Le Bateau Ivre—“The Drunken Boat”—that unique coffee house, restaurant and bar will celebrate its 35th anniversary Monday with a special musical program in the recently inaugurated (and very eclectic) Monday night art performance series: Dazzling Divas, operatic arias and duets by Verdi, Puccini, Mozart, Bizet, Charpentier and others, sung by Bay Area favorites Pamela Marie Connelly, Tara Generalovich, Kathleen Moss, Eliza O’Malley and MaryAnne Stanislaw, accompanied by Jonathan Alford, piano. Admission is free.
The divas are familiar faces from the stages of Berkeley Opera, Oakland Opera Theater, SF Lyric Opera, The Lamplighters, Pocket Opera, Opera San Jose and the American Musical Theater of San Jose, as well as bigger houses like the SF and LA Operas and New York City Opera.
Jonathan Alford’s credits include performances at Zellerbach, with the Oakland Ballet and both onstage and in the recording studio with many top names in jazz and Latin music.
Since its inception this New Year’s Day, the new Monday night series has featured performances ranging from Klezmer and Bluegrass to Sicilian and French cafe music.
Thomas Cooper and Arlene Giordano opened their establishment on March 5, 1972, after Cooper had walked in an open side door one day the previous fall out of curiosity, saying to himself, “it would be a nice coffee house.”
Cooper, from an old East Kentucky family, had come to the Bay Area after seven years in Europe, on his way to Japan, but stayed on in Berkeley. “I’d always fantasized about opening a coffee house,” he said, “but it was never a very solid thought. I’d listen to Vivaldi mandolin music and daydream about it.”
The daydream became a reality as they began to restore the neglected building. “A couple of brothers owned it, who had got into drugs,” Cooper recalled. “It was almost torn down. One guy we had come in to take a look said it was like the Viet Cong had hit it.”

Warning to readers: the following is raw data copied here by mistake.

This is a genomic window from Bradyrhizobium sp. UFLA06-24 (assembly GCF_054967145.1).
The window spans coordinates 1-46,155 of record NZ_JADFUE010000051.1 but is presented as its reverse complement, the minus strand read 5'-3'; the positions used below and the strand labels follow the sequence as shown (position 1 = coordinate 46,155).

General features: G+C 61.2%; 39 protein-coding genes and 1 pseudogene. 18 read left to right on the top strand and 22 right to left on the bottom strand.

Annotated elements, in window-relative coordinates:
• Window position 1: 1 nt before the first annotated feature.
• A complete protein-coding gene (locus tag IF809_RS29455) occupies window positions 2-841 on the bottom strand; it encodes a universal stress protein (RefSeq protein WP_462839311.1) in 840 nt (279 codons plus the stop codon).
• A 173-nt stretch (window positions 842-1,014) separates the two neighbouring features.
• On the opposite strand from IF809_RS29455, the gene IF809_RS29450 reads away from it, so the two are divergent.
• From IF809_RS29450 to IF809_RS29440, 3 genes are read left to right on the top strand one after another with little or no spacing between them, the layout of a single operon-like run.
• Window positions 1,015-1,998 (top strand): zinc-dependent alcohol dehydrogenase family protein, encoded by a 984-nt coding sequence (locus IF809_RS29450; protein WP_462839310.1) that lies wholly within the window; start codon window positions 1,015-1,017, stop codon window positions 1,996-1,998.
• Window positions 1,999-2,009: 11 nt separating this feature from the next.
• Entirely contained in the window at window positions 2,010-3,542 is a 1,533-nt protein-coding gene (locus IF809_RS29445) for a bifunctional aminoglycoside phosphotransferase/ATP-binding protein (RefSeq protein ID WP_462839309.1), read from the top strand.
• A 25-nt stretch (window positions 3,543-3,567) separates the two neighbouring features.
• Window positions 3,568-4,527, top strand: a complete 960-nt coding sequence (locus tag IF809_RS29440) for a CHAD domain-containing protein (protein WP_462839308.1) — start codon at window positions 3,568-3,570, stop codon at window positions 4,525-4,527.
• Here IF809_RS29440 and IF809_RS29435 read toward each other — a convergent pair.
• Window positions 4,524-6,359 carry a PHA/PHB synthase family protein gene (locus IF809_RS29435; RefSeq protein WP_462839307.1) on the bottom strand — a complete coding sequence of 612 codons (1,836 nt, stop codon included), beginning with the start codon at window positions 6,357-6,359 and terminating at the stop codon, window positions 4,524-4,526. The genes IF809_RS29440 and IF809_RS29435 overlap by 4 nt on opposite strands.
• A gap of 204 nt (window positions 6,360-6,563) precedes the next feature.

Originally a home built by a Frenchman in 1898, the building sported architectural features like a porch supported by four semi-nude female caryatids—until the 1906 Quake. It was renovated twice more before the Second World War. The fireside room in the back, where performances are held, was built of brick in 1940. “It was used as a small theater in the ‘40s,” said Cooper. “When we were restoring it, we sealed in the curtain. Strangely, that’s just where musical groups today want to stand.” Cooper and Giordano bought the building in 1976.
The name came when Cooper told a French friend that he, once a merchant seaman out of the Mediterranean, was thinking of calling the new coffee house The Boat. “‘Why not add ‘Drunken’ to it? ‘Bateau Ivre’,” she said. Both forms of the name stuck, the Coopers using the English version of Rimbaud’s poem title increasingly since 1995. “It’s easier for people. I’ve heard it called The Ivory Boat ... or The Drunken Goat!”
“We continue to work on it,” Cooper said. “Arlene’s constantly searched out furniture and decor since the beginning. Everything in the building’s been redone, but we try to maintain it as it was, maintain the beauty of the building. We’re its custodians. And it’s essentially the same place it was when we opened. It’s not dated, but has taken on a certain patina after 35 years. It fits our taste. We fixed it up, but tried to keep it simple, down to earth. A simple-hearted yet refined ambiance.”
Le Bateau Ivre’s 35th Anniversary
Monday, March 5
open 6-10 p.m., performance 7-9 p.m.
2928 Telegraph Ave., 849-1100